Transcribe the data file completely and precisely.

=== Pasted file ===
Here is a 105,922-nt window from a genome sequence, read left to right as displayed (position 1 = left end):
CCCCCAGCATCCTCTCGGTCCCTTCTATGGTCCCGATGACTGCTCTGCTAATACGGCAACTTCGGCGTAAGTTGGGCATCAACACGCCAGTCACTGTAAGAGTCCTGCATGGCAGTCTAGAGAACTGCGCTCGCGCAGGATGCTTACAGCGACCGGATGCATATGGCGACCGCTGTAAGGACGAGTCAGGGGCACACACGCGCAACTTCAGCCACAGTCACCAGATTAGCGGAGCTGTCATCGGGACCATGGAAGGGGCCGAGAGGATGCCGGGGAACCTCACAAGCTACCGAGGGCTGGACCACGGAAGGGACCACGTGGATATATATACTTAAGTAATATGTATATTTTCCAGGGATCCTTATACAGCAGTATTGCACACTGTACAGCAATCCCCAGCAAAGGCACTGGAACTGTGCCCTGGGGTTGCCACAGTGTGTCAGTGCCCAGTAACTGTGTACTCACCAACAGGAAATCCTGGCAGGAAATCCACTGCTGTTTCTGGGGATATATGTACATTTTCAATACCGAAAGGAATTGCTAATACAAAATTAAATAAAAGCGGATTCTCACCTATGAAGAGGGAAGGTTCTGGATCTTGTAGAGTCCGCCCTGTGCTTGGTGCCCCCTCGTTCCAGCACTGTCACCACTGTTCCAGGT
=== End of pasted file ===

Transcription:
Here is a 105,922-nt window from a genome sequence, read left to right as displayed (position 1 = left end):
CCCCCAGCATCCTCTCGGTCCCTTCTATGGTCCCGATGACTGCTCTGCTAATACGGCAACTTCGGCGTAAGTTGGGCATCAACACGCCAGTCACTGTAAGAGTCCTGCATGGCAGTCTAGAGAACTGCGCTCGCGCAGGATGCTTACAGCGACCGGATGCATATGGCGACCGCTGTAAGGACGAGTCAGGGGCACACACGCGCAACTTCAGCCACAGTCACCAGATTAGCGGAGCTGTCATCGGGACCATGGAAGGGGCCGAGAGGATGCCGGGGAACCTCACAAGCTACCGAGGGCTGGACCACGGAAGGGACCACGTGGATATATATACTTAAGTAATATGTATATTTTCCAGGGATCCTTATACAGCAGTATTGCACACTGTACAGCAATCCCCAGCAAAGGCACTGGAACTGTGCCCTGGGGTTGCCACAGTGTGTCAGTGCCCAGTAACTGTGTACTCACCAACAGGAAATCCTGGCAGGAAATCCACTGCTGTTTCTGGGGATATATGTACATTTTCAATACCGAAAGGAATTGCTAATACAAAATTAAATAAAAGCGGATTCTCACCTATGAAGAGGGAAGGTTCTGGATCTTGTAGAGTCCGCCCTGTGCTTGGTGCCCCCTCGTTCCAGCACTGTCACCACTGTTCCAGGT